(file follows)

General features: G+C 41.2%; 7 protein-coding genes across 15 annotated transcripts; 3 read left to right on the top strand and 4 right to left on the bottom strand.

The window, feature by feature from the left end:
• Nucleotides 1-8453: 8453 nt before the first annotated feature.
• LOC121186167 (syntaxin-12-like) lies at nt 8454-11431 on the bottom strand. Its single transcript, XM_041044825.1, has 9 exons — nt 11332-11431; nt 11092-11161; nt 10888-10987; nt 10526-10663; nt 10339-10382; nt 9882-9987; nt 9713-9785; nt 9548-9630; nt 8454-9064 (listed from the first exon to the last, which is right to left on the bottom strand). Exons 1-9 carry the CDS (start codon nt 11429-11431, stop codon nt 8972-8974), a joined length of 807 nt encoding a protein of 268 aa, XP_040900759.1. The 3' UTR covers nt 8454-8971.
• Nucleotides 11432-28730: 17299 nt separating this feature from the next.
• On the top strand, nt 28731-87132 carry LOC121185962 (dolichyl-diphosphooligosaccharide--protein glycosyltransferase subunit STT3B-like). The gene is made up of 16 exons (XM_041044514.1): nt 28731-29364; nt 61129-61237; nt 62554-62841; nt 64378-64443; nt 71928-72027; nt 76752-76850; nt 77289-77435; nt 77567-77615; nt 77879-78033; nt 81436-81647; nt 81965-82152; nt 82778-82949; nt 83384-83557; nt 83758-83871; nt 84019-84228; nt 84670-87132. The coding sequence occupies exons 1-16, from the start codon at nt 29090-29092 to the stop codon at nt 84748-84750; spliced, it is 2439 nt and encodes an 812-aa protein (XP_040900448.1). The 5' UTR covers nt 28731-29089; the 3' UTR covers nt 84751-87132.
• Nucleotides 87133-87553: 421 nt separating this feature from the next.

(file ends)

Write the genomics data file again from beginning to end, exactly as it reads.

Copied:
General features: G+C 41.2%; 7 protein-coding genes across 15 annotated transcripts; 3 read left to right on the top strand and 4 right to left on the bottom strand.

The window, feature by feature from the left end:
• Nucleotides 1-8453: 8453 nt before the first annotated feature.
• LOC121186167 (syntaxin-12-like) lies at nt 8454-11431 on the bottom strand. Its single transcript, XM_041044825.1, has 9 exons — nt 11332-11431; nt 11092-11161; nt 10888-10987; nt 10526-10663; nt 10339-10382; nt 9882-9987; nt 9713-9785; nt 9548-9630; nt 8454-9064 (listed from the first exon to the last, which is right to left on the bottom strand). Exons 1-9 carry the CDS (start codon nt 11429-11431, stop codon nt 8972-8974), a joined length of 807 nt encoding a protein of 268 aa, XP_040900759.1. The 3' UTR covers nt 8454-8971.
• Nucleotides 11432-28730: 17299 nt separating this feature from the next.
• On the top strand, nt 28731-87132 carry LOC121185962 (dolichyl-diphosphooligosaccharide--protein glycosyltransferase subunit STT3B-like). The gene is made up of 16 exons (XM_041044514.1): nt 28731-29364; nt 61129-61237; nt 62554-62841; nt 64378-64443; nt 71928-72027; nt 76752-76850; nt 77289-77435; nt 77567-77615; nt 77879-78033; nt 81436-81647; nt 81965-82152; nt 82778-82949; nt 83384-83557; nt 83758-83871; nt 84019-84228; nt 84670-87132. The coding sequence occupies exons 1-16, from the start codon at nt 29090-29092 to the stop codon at nt 84748-84750; spliced, it is 2439 nt and encodes an 812-aa protein (XP_040900448.1). The 5' UTR covers nt 28731-29089; the 3' UTR covers nt 84751-87132.
• Nucleotides 87133-87553: 421 nt separating this feature from the next.